Fireworks 101: Here’s how to stay safe and have fun in Boyle County
As people start preparing to celebrate Independence Day on July 4th, there’s an abundance of opportunities to purchase fireworks in Danville and surrounding areas.
Tents are scattered throughout town chock full of sparklers, flaming rockets and mortars with names like “Loyal to None,” “Whistling Jake,” “Zombie” and “Death Shell.”
Store shelves are stacked with brightly colored boxes containing all sorts of fireworks that boom, sparkle and pop and are packaged to attract customers of all ages. All of it is legal for personal use in Kentucky.
An out-of-state fireworks vendor selling in Danville said fireworks are beautiful and a lot of fun but people should always be cautious. “They’re all dangerous because they’re all explosive. … Literally, they all go up in smoke,” she said.
Ordinances restrict when you can shoot fireworks off within the city limits of Danville, Junction City and Perryville.
Each city’s rules
You can shoot consumer fireworks in Danville and Perryville between the hours of 10 a.m. and 11 p.m.
Danville limits setting the days for fireworks to July 3, 4 and 5; Memorial Day; Dec. 31 and Jan. 1.
Perryville residents can ignite fireworks the weeks immediately preceding and the week immediately following July 4 and Dec. 31.
Junction City limits the use of fireworks to between 10 a.m. to 10 p.m. all year long. The time restriction is expanded to midnight on July 3 and 4; and Dec. 31.
All three cities penalize violations of their fireworks ordinances with $250 for the first violation, $500 for the second and $1,000 for the third within 12 months.
For complaints or concerns about the use of fireworks, call the Danville Police Department at (859) 238-1200; the Junction City Police Department at (859) 854-3900; or the Perryville Police Dept. at (859) 332-7682.
When enjoying fireworks, there are several safety precautions to remember.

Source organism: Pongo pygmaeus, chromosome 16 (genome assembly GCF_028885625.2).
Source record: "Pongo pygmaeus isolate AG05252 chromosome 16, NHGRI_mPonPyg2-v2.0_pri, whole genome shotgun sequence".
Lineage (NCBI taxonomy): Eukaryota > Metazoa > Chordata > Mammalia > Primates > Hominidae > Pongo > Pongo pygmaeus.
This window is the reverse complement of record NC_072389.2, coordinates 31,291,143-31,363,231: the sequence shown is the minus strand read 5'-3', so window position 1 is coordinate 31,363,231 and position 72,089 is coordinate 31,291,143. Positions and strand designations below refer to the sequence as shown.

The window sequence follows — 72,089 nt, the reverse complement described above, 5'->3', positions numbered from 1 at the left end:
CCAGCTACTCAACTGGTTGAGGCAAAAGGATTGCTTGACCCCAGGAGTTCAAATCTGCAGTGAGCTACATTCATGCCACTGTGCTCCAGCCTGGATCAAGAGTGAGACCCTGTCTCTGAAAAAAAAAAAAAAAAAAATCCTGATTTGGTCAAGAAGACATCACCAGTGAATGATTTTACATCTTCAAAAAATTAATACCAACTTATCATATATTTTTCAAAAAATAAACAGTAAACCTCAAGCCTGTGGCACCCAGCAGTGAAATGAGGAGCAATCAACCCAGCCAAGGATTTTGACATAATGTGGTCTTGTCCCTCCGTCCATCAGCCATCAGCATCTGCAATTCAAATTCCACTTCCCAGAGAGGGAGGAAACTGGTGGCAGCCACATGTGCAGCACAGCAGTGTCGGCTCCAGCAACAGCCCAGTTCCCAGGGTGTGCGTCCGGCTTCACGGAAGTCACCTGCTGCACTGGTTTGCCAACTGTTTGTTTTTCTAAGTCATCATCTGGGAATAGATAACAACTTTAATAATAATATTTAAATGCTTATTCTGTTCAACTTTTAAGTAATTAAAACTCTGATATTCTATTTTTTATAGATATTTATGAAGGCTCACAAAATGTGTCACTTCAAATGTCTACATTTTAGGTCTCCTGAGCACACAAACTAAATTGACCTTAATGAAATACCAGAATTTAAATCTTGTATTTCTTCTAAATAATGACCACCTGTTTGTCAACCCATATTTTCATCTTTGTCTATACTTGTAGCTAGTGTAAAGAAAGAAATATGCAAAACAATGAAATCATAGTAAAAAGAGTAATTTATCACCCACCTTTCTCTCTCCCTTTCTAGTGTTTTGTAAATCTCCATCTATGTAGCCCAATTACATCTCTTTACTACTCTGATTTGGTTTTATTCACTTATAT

Fireworks should not be lit under trees or roof lines — only in open spaces. Danville Assistant Police Chief Glenn Doan said people should be “mindful” of where they light fireworks. “Just because they go up in the air, they have to land somewhere.”
Doan also said extinguished fireworks leave behind a lot of debris and trash, so people should pick up litter after they have their fun.
Ray Boone, owner and operator of Fourth Street Fireworks (and Little Sign Shoppe) said educating his customers on fireworks safety is important to him, especially since he’s a local fireworks business and feels a responsibility to the community.
Boone asks new customers what they think the most dangerous explosive is in his booth. They usually answer mortars and firecrackers, he said. However, the “common little sparklers” are the most dangerous, Boone explained.
When young children are given sparklers, they usually start circling the small wire rod side to side and up above their heads, Boone said. The next thing you know, sparks fall down on the child and burn their face; or they accidentally smack another child in the face or arm with the burning end because they’re too close, he said. “It happens all the time.”
A safety measure he just heard about was to stick the sparkler through a plastic cup and have the child put their hand inside the cup to hold the sparkler.
Have water on hand
Before firing your show, you should check the area for ignitable features, such as gasoline cans and brush piles, Boone said. Have plenty of water sources available too, including a running water hose and buckets already filled with water placed around the area. It’s a good idea to soak the ground in the shooting space with water before the show, especially if the grass is dry, he said.
Boone learned that lesson in his own yard, when an artillery shell was lit and the combustion knocked over nearby fireworks and lit them too. Instead of going up in the air, they fired into a brush pile and the dry grass surrounding the area began to burn. He was glad he had a water hose and buckets on hand.
If you accidentally shoot a lit firework into unlit fireworks, “Then it’s run for your life,” he added.
When loading a mortar shell in a firing tube, tap it to make sure the explosive hits the bottom before lighting it, Boone said. Don’t hold Roman candles in your hand, he added. Some of them have a kick as strong as a shotgun. If you hold it and drop the candle on the first shot, “you have nine more shots” being fired in every direction, Boone said.
He also suggested that fireworks be placed in or on cinder blocks for stability; fireworks should be spaced apart from each other when they’re being lit; and adhere to the packaging safety suggestions. “Light and get away!”
Stay legal — and sober
Consumer fireworks are allowed to be sold in Kentucky, but Boone said to be aware that illegal fireworks can still be floating around at some booths.
The Fourth of July is a special time when Americans can celebrate their independence, Boone said, and firing fireworks is one of the most fun and traditional ways to enjoy the holiday.
However, it’s important to remember that whoever lights the fireworks show should be sober, he said.
“Fireworks and alcohol can be a bad mix … You can have a lot of fun if you use some common sense.”
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